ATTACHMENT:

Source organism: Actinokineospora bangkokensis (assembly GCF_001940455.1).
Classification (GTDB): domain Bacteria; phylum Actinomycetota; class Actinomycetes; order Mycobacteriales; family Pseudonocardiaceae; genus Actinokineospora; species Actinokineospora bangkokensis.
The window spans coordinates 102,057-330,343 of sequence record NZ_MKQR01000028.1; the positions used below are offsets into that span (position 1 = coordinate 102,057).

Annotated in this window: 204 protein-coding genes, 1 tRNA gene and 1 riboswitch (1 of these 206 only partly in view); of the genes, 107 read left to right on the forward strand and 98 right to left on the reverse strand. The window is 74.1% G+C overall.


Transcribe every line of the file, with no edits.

Source organism: Actinokineospora bangkokensis (assembly GCF_001940455.1).
Classification (GTDB): domain Bacteria; phylum Actinomycetota; class Actinomycetes; order Mycobacteriales; family Pseudonocardiaceae; genus Actinokineospora; species Actinokineospora bangkokensis.
The window spans coordinates 102,057-330,343 of sequence record NZ_MKQR01000028.1; the positions used below are offsets into that span (position 1 = coordinate 102,057).

Annotated in this window: 204 protein-coding genes, 1 tRNA gene and 1 riboswitch (1 of these 206 only partly in view); of the genes, 107 read left to right on the forward strand and 98 right to left on the reverse strand. The window is 74.1% G+C overall.